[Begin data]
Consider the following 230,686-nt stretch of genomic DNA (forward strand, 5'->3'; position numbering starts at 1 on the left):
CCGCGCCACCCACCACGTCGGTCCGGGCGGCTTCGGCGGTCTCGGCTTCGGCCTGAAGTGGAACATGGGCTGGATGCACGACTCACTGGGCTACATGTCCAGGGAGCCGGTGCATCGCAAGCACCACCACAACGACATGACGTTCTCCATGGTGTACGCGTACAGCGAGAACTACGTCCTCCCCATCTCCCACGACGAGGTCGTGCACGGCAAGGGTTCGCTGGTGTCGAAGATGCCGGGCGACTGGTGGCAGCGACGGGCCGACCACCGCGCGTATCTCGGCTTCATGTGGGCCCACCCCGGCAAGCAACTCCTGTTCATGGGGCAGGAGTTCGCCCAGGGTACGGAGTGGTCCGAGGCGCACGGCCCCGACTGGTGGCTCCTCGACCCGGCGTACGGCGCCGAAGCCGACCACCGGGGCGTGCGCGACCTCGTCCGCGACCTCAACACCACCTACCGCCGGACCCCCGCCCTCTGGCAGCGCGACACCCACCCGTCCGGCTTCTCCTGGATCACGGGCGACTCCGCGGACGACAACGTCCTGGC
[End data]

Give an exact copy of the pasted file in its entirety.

Consider the following 230,686-nt stretch of genomic DNA (forward strand, 5'->3'; position numbering starts at 1 on the left):
CCGCGCCACCCACCACGTCGGTCCGGGCGGCTTCGGCGGTCTCGGCTTCGGCCTGAAGTGGAACATGGGCTGGATGCACGACTCACTGGGCTACATGTCCAGGGAGCCGGTGCATCGCAAGCACCACCACAACGACATGACGTTCTCCATGGTGTACGCGTACAGCGAGAACTACGTCCTCCCCATCTCCCACGACGAGGTCGTGCACGGCAAGGGTTCGCTGGTGTCGAAGATGCCGGGCGACTGGTGGCAGCGACGGGCCGACCACCGCGCGTATCTCGGCTTCATGTGGGCCCACCCCGGCAAGCAACTCCTGTTCATGGGGCAGGAGTTCGCCCAGGGTACGGAGTGGTCCGAGGCGCACGGCCCCGACTGGTGGCTCCTCGACCCGGCGTACGGCGCCGAAGCCGACCACCGGGGCGTGCGCGACCTCGTCCGCGACCTCAACACCACCTACCGCCGGACCCCCGCCCTCTGGCAGCGCGACACCCACCCGTCCGGCTTCTCCTGGATCACGGGCGACTCCGCGGACGACAACGTCCTGGC